Morena’s proposal to elect judges, magistrates and ministers of the Mexican Judiciary by vote has been raised when Bolivia, the only country in the world that has applied this method since 2011, is discussing how to reverse course. A month ago, the Bolivian Minister of Justice, Iván Lima, declared: “Definitely, a big question that there is is whether a judicial election is necessary.” Before being a minister in the administration of Luis Arce, Lima served as a magistrate of the Supreme Court of Justice after running in the first elections to fill this position.
This year, a group of lawyers called Independent Jurists organized a collection of signatures to request a constitutional referendum that, although it was not going to eliminate the exercise of the vote, did intend to change the method of selecting candidates, with the aim of giving it back a character technical. The initiative only achieved 800,000 signatures out of the million and a half it needed, but this failure is attributed to the lack of logistical resources of its promoters rather than to the existence of strong citizen support for the election by vote of the Judiciary.
In the two elections that have taken place so far (2011 and 2017), null and blank votes have been more numerous than those actually delivered to the candidates. On the first occasion, they amounted to almost 60% and on the second, to 66% of the votes cast. This has prevented the main reason why this method was adopted, which was to increase the legitimacy and therefore the independence of the judicial authorities, from being fulfilled. The high annulment of votes was due to the ignorance of the candidates on the part of the electorate and also to the calls of the opposition to boycott the elections and thus block what they considered to be a political “capture” of the courts: “a path with a positive result.” predetermined, the installation of a majority of like-minded citizens or militants of the Movement for Socialism at the top of our judicial system”, read a statement published in 2017 by the alliance of the main opposition parties.
Bolivia does not elect judges by vote, only the 26 main judicial positions, those who direct the Council of the Magistracy, the Plurinational Constitutional Court, the Supreme Court of Justice and the Agro-environmental Court. Candidates must be 50% women and have an indigenous identity —at least one in each institution. They are selected by the Legislative Assembly through a procedure that changed between 2011 and 2017 to avoid it being purely political. The second time, the law schools intervened and examined the applicants in writing. The innovation was of little use, because some universities boycotted the measure, while those that participated were so numerous that they failed to produce a well-founded questionnaire.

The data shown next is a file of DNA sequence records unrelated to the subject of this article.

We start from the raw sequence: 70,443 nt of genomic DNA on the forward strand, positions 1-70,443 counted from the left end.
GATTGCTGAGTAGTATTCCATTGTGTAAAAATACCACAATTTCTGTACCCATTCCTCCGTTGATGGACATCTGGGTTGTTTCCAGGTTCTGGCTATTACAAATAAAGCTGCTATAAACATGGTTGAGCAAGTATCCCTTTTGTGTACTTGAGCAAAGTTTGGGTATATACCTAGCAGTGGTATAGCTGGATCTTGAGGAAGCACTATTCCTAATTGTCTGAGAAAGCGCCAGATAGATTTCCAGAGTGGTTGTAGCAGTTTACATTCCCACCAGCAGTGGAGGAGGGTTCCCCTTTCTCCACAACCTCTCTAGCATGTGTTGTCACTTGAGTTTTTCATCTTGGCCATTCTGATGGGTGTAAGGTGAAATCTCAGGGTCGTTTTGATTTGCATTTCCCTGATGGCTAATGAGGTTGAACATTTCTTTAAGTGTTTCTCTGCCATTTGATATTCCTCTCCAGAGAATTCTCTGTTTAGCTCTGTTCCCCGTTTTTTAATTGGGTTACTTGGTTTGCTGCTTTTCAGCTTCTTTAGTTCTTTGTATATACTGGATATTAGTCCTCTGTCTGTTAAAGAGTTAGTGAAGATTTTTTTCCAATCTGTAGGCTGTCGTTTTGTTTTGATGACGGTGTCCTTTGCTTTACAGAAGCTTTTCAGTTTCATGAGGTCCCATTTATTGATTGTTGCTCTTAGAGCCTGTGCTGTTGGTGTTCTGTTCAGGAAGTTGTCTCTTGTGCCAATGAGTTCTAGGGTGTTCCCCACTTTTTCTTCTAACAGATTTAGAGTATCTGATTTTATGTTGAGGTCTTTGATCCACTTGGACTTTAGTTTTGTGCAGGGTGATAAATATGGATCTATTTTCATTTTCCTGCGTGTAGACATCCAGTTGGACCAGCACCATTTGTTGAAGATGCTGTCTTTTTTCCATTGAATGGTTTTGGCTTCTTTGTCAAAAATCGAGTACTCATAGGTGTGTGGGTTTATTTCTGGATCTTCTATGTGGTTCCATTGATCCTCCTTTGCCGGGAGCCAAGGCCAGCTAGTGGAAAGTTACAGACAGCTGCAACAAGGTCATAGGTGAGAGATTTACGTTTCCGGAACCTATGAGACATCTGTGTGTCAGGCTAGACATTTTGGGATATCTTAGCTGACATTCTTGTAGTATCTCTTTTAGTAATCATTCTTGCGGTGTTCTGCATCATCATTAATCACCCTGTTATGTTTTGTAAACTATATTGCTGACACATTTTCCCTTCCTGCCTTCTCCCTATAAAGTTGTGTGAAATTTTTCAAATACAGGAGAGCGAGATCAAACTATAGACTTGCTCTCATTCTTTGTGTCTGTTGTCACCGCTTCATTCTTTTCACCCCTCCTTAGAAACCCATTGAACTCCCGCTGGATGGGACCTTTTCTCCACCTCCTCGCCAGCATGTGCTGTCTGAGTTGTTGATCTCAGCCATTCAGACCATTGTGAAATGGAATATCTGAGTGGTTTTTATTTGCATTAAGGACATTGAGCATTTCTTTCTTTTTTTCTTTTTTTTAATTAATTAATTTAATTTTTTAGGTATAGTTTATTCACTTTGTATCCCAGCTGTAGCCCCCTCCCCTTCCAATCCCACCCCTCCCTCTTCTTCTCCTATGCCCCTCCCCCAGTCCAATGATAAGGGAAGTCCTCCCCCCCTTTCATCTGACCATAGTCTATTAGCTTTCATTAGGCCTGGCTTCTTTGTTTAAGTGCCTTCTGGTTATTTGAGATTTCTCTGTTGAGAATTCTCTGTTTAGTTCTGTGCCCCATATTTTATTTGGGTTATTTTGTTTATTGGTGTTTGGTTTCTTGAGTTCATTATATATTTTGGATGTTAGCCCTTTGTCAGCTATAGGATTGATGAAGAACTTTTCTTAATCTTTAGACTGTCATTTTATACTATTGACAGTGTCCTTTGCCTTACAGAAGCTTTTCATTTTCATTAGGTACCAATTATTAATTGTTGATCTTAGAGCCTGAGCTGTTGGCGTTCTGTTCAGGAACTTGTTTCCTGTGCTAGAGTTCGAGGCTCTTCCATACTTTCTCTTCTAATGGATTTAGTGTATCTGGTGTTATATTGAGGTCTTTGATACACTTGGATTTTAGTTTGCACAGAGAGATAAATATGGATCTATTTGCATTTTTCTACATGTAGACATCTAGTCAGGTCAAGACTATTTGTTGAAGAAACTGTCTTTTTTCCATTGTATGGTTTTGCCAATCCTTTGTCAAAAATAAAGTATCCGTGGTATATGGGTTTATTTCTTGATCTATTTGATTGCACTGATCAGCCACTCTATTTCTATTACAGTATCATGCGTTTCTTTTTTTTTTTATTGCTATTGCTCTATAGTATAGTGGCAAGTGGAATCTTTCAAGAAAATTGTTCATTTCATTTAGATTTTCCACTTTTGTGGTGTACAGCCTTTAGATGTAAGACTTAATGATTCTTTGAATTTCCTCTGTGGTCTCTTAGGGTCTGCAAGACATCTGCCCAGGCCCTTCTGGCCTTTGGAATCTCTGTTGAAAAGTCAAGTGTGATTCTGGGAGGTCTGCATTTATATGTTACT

In addition, the parliamentarians, who were in charge of interviewing applicants orally, inflated the scores of some at this stage to compensate for their low results in the written exam. In the end, on both occasions, the Movimiento al Socialismo (MAS) won the majority of the candidates. For the electoral process that is scheduled for this year (the mandate of the magistrates lasts six years), the division of the MAS into two wings, that of the followers of Arce and that of the unconditional supporters of former President Evo Morales, together with the political polarization which makes it difficult for there to be agreements between these two groups and the center and right-wing oppositions, have complicated things. The Assembly has not been able to approve the electoral call so far.
The greatest recrimination against the electoral method introduced by the 2009 Constitution is for not having achieved a change in the administration of justice, which continues to be questioned by specialized national and international organizations due to its politicization and high corruption.
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